UN support needed for accountability in Libya

LIBYA DESERVES JUSTICEWith violence in Libya escalating, civil society is calling for new ICC investigations into potential war crimes and crimes against humanity. But in a report to the UN Security Council this week, the ICC prosecutor said the international community must do much more to support accountability in the divided country.

ICC report to UN Security Council on Libya investigation
ICC Prosecutor Fatou Bensouda yesterday made her biannual report to the Security Council on her Office’s investigation in Libya. The Security Council referred Libya to the ICC in February 2011. Arrest warrants were issued for former Libyan ruler Muammar Gaddafi, his son Saif Al-Islam Gaddafi and former intelligence chief Abdullah Al-Senussi.

The prosecutor deplored the increasing violence in Libya and its impact on the country’s civilian population and institutions. She stated that accountability for those responsible for violations or abuses of human rights or violations of international humanitarian law is essential, and that the voices of local actors on achieving justice must be taken in consideration.

Libya has struggled to put in place a stable government since a general election was held in 2012. Fighting between rival militias caused severe insecurity, with over 400,000 people displaced. Human rights groups have observed attacks on civilians by armed groups that could amount to war crimes, as well as arbitrary detentions, torture, forced displacement and unlawful killings.

The prosecutor called on the international community to be “more proactive in exploring solutions in order to tangibly help Libya restore stability and strengthen accountability for Rome Statute crimes. Toward this end, my Office has encouraged the formation of an international contact group on justice issues through which material, legal and other support could be provided to Libya.”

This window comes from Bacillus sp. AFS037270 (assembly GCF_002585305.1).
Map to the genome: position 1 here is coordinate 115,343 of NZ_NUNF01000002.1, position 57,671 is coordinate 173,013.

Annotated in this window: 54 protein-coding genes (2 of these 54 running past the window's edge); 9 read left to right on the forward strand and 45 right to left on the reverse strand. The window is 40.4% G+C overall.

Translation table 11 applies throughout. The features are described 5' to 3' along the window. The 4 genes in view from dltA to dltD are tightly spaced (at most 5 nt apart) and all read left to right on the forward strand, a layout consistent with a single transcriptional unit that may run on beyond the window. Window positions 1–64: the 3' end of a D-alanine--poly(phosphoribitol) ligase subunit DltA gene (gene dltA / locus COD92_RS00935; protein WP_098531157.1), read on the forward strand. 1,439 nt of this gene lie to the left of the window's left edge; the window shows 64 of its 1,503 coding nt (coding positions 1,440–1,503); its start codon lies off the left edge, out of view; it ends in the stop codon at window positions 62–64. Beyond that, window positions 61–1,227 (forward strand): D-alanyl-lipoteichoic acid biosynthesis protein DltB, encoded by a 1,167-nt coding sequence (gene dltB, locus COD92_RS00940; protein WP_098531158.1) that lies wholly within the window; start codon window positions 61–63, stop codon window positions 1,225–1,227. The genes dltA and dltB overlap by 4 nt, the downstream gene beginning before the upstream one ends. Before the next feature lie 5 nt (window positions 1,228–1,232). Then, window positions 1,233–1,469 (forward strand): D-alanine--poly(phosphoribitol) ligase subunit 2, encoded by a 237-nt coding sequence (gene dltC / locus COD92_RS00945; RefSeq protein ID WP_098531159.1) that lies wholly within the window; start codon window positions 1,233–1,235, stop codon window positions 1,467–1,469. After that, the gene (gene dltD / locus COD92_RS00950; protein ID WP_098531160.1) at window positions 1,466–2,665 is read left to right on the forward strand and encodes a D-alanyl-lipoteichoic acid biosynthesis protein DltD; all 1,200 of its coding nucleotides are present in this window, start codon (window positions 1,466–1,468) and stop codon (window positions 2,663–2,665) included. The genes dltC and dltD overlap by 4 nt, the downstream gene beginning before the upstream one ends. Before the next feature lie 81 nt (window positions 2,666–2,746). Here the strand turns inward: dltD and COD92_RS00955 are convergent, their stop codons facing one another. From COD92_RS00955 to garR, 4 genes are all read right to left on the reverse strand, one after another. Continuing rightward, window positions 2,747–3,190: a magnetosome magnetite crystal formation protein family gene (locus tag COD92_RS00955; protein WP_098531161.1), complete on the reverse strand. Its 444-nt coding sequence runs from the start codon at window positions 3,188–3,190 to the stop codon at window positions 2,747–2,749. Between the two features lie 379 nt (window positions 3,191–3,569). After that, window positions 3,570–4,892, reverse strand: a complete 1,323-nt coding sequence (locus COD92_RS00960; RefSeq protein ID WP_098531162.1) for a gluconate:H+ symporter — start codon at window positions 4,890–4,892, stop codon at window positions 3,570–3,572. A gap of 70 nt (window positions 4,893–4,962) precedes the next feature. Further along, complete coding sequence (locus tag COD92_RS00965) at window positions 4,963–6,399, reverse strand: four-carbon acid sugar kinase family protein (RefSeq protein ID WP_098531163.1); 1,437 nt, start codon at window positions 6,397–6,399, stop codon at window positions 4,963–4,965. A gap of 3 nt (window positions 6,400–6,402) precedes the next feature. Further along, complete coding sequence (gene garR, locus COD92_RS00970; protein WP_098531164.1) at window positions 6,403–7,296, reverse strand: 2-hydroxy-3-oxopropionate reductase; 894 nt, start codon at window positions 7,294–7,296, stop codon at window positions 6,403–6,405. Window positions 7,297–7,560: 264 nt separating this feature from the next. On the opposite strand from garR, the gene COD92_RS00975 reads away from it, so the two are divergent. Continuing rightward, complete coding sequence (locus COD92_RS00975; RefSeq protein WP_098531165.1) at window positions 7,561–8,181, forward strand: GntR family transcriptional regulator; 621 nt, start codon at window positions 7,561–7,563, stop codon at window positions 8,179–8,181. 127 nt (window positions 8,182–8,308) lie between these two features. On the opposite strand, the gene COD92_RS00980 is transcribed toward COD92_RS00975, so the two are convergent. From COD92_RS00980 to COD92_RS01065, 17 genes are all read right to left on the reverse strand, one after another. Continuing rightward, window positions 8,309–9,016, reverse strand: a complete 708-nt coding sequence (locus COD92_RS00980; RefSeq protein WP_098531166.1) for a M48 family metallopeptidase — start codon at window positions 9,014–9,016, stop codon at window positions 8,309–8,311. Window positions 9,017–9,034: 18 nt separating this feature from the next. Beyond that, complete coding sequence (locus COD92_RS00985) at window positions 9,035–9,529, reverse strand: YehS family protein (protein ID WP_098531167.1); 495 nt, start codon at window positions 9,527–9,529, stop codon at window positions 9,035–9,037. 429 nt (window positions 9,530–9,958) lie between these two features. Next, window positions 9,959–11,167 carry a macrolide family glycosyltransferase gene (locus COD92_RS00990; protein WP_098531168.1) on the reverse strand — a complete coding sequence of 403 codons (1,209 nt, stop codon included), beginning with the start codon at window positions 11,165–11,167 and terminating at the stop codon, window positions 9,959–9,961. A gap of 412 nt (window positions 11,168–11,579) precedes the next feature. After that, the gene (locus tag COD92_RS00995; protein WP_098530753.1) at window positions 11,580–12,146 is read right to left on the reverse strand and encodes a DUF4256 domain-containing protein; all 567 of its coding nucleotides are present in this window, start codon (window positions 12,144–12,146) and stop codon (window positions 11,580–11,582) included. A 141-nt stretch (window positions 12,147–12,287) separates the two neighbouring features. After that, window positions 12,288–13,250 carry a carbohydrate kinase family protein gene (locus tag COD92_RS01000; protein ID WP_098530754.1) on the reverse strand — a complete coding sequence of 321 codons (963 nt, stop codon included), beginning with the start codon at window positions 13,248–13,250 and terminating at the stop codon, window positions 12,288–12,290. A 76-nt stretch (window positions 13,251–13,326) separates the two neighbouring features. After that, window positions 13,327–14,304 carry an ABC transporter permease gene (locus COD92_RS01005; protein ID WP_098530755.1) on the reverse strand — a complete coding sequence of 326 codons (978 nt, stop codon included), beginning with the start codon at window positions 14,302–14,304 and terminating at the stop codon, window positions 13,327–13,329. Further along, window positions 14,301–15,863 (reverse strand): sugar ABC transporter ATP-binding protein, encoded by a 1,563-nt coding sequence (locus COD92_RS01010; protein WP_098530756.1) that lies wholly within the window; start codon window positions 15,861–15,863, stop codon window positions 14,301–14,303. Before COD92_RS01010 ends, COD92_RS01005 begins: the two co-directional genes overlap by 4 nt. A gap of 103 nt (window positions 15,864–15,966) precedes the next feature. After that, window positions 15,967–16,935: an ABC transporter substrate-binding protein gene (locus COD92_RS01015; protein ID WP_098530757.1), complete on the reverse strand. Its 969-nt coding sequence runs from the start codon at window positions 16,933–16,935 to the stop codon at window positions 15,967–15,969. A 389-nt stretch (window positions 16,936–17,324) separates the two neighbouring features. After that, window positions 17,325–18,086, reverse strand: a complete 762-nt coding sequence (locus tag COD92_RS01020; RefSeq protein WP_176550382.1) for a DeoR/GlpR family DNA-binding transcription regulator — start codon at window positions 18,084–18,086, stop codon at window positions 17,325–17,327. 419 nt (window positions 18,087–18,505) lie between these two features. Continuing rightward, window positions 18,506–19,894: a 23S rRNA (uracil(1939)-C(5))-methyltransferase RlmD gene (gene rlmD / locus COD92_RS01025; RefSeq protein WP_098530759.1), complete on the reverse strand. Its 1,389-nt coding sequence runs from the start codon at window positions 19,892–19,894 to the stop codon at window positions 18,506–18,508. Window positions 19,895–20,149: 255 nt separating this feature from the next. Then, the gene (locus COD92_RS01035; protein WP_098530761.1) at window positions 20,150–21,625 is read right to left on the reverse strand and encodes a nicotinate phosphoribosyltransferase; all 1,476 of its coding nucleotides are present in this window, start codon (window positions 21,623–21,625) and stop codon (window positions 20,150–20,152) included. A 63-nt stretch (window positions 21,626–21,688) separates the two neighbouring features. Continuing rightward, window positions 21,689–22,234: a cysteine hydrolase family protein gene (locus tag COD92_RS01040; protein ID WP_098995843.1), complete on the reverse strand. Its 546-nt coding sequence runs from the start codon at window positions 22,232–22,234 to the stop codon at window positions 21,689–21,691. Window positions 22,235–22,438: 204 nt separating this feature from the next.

Civil society calls for action
Ahead of the report, we urged ICC member states on the Council to compel cooperation with the ICC, underlining that non-cooperation with the Court in Libya is essentially non-cooperation with the UN.

William Pace, convenor of the Coalition for the ICC:

“Security Council members should support the ICC investigations in Libya by ensuring that the Zintan Brigade and the Libyan authorities cooperate fully with and provide all the necessary support to the prosecutor and judicial chambers of the ICC.”

The Zintan Brigade has custody of Saif Al-Islam Gaddafi and reportedly put him on trial. The ICC issued a warrant for Gaddafi’s arrest and ordered Libyan authorities to transfer him to the Court.

As part of our Coalition’s campaign at the UN Universal Periodic Review, we urged states to recommend Libya join the ICC and implement the Rome Statute into its national law.

Human Rights Watch called on the prosecutor to investigate recent and ongoing crimes in Libya. The group also called on Security Council members to speak loudly against impunity in the country.

Richard Dicker, international justice director at Human Rights Watch:

“The Security Council is watching Libya descend into chaos as horrendous crimes multiply. Given the Libyan authorities’ inability to rein in these abuses, much less prosecute those responsible, it’s time for the ICC prosecutor to expand her investigations.”

Security Council support for the ICC in situations that it has referred to the prosecutor has been lacking. Our Coalition has repeatedly called for the Council to take a more consistent approach to ICC referrals and to provide the Court with the necessary support once a referral is made.

Pace:

“The UN, when it requests the ICC to assist in the maintenance of international peace and security, should assist the ICC with political, peace enforcement and financial support.”

Have your say – Should the Security Council do more to promote cooperation with the ICC?

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